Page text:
What Is a Steering Position Sensor and Why Is It Important?
A steering position sensor (also called a steering angle sensor) may not be the most exciting part of a car, but along with brakes and the suspension system, it’s an important part as far as safety goes. It’s a donut-shaped sensor located in the steering column under the dash in GM vehicle.
The Purpose of the Steering Position Sensor
The steering position sensor is an important part of the StabiliTrack Electronic Stability Assist system, which is a sophisticated GM-designed system to improve vehicle stability and steering feel. The system includes a 'steering wheel position sensor,' which has one important function:
- The steering position sensor monitors the angle of the steering input in degrees, and reports that information to the ECU (the main computer in the vehicle)
- The ECU then activates or deactivates something called the Electronic Variable Orifice (EVO), which basically controls the flow of fluid in the power steering system, effecting the amount of 'boost' you get from the steering system.
The intent of this entire system is to provide more boosted steering at slow speeds, and less boost at higher speeds.
The sensor plays a big part in ensuring predictable steering, and if it wears out that can lead to some serious problems, potentially even loss of control over steering.
Symptoms of a Failing Steering Position Sensor
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Because of the safety concerns around a failing steering position sensor, it's a good idea to catch this problem early. You can detect a failing steering position sensor by watching for these common symptoms:
- Steering that changes from over-boosted to under-boosted during the same turn.
- Steering that is over-boosted all the time.
- The traction control light coming on.
Testing for Steering Position Sensor Failure
If you suspect a problem with your vehicle's steering position sensor, there's a simple 5-minute test you can do to diagnose it. All you need is an ohmmeter. Here's how you go about it:
- Go underneath the dash and locate the steering column.
- Next to the column is a wiring connector wrapped in foam tape. Grab a nonmetallic tool and scrape off enough foam tape so that you can access the connector.
- Use a small flathead screwdriver or pick to remove a plastic retaining pin from the connector. Then unplug the connector.
- Connect an ohmmeter to the orange and blue leads of the sensor. (NOTE: Wire color may be different on your vehicle, so be sure to check your shop manual or 'google' it. Just know that no harm will be done if you measure the wrong leads.)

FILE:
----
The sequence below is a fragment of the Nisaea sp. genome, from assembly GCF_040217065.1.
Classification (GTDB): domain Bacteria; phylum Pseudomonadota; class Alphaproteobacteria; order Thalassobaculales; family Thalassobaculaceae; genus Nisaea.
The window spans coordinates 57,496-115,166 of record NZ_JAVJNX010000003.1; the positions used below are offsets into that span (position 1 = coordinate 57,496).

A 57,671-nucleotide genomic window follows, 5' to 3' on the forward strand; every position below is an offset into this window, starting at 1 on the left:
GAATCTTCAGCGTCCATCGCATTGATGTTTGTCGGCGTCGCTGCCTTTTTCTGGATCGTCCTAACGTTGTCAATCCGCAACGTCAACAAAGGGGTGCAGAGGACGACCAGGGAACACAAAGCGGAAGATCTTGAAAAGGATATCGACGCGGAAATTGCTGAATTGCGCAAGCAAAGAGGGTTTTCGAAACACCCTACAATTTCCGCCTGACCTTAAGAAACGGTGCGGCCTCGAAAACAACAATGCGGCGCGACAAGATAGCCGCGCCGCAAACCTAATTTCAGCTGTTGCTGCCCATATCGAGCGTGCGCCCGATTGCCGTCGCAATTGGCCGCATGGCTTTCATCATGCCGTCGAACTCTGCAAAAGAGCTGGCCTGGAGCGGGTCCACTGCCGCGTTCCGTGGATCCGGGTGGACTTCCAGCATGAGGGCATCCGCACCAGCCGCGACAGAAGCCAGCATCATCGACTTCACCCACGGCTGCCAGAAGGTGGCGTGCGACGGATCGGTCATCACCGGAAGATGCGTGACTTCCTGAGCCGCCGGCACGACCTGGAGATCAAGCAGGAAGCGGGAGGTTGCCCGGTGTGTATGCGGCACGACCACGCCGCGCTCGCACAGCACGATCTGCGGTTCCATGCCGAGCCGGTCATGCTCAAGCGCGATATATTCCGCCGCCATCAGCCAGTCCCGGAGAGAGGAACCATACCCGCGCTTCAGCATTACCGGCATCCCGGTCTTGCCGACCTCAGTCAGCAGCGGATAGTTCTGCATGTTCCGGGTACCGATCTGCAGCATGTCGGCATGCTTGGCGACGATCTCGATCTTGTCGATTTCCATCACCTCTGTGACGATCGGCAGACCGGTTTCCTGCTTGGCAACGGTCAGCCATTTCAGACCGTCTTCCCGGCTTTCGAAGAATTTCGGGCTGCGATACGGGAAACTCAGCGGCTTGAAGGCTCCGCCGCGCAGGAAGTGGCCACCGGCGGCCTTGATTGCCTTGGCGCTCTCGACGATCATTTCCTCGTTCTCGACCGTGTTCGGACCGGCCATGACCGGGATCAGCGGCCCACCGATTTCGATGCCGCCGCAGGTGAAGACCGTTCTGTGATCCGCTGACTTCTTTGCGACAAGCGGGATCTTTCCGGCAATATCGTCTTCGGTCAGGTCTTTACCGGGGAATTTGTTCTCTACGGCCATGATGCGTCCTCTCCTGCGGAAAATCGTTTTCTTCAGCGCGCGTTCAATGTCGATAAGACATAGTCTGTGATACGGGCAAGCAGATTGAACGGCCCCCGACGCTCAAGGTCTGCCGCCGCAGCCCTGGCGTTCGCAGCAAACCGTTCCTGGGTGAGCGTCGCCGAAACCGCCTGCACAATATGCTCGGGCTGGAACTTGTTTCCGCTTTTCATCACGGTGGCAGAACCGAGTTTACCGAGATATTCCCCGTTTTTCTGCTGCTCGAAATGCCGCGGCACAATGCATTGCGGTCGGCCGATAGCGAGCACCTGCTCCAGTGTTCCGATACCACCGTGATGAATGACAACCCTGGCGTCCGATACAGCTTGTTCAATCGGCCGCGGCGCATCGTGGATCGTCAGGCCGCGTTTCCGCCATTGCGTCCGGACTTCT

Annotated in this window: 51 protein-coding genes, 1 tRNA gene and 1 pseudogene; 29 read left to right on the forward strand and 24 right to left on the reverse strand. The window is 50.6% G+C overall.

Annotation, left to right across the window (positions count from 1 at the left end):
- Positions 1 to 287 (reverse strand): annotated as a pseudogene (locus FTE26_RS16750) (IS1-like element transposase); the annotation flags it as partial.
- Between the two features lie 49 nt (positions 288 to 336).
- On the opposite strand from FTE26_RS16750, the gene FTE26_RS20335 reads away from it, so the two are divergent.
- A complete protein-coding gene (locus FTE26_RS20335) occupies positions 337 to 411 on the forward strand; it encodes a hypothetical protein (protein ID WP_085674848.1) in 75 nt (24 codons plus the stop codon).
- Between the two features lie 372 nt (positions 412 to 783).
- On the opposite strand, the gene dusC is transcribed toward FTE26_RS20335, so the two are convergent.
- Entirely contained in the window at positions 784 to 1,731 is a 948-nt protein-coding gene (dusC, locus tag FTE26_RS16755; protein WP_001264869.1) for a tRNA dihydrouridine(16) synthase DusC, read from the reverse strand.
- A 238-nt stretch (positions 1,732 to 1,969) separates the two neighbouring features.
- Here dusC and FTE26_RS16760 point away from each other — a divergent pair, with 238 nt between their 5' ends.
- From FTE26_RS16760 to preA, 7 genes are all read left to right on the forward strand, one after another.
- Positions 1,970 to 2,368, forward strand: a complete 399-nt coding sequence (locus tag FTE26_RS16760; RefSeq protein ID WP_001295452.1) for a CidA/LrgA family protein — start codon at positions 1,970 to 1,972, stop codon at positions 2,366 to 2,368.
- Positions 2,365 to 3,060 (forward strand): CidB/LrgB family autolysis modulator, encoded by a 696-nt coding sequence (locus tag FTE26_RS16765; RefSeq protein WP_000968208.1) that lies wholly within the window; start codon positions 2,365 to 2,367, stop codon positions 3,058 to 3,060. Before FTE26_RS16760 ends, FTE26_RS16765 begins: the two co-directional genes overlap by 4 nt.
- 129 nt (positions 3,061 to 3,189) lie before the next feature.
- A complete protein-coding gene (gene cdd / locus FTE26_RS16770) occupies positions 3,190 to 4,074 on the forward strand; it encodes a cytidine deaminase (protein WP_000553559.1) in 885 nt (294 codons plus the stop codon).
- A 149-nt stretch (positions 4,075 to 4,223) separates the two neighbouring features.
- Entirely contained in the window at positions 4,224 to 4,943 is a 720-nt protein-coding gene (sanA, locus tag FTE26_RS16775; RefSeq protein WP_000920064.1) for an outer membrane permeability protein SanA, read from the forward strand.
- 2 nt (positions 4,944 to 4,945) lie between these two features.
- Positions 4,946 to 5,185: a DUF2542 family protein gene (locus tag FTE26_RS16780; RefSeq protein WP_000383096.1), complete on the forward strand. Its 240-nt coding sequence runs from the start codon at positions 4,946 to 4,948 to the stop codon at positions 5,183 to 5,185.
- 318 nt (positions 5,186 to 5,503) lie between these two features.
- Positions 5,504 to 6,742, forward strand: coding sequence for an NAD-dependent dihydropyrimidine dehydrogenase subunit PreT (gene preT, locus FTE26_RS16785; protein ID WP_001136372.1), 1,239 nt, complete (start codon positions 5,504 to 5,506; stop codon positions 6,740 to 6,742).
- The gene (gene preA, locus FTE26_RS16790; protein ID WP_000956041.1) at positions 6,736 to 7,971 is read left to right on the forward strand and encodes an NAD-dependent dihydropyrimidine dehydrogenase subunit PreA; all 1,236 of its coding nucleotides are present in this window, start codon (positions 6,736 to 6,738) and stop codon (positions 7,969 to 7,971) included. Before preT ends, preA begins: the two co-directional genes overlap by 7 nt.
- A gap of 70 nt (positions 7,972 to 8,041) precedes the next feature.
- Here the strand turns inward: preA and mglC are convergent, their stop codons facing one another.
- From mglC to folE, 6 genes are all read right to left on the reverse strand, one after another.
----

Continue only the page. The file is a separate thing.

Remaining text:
- Have a friend turn the wheel back and forth. Watch the ohmmeter and if the value exceeds 12,000 ohms, or shows an open circuit, then it’s time to replace the sensor. If the value stays under 12,000 ohms, then the sensor likely still works well.
NOTE: These steps may vary slightly depending on your GM year model.
How to Fix a Failing Steering Position Sensor
If your ohmmeter reads over 12,000 ohms, you might be wondering how to fix this issue. One option is to simply replace the steering position sensor (part no. 26064468). It is a simple process that involves only one bolt and a new sensor.
Another Option - Bypass the EVO
Both the steering position sensor and the EVO solenoid valve in certain GM power steering systems are prone to failure. GM addressed the issue by introducing a kit designed to replace the EVO solenoid valve with a bypass pipe. When installed, the bypass pipe simply bypasses the EVO solenoid valve. This means a steering position sensor will no longer be necessary, and you don't need to replace it.
Bypassing the EVO might be a good solution for your vehicle if you're having chronic issues with the steering wheel position sensor or EVO in your vehicle. However, there are a couple of things to know about bypassing the EVO:
- The boost in the steering system will now be constant at all speeds. As compared to prior system, the driver will feel slightly firmer steering at low speeds and slightly lighter steering at high speeds.
- The engine computer may register a 'check engine' light from time to time as a result of this bypass. Nothing will be broken, but the computer may be confused and register a false alarm. This can be annoying, since you really don't want to check your ECU for codes every time you see that light.
Still, a bypass kit is basically a permanent fix for EVO and/or steering wheel position sensor problems.
GM offers an official bypass kit (part no. 19168825), and like all OEM GM parts you can rest assured it will fit properly and work as intended.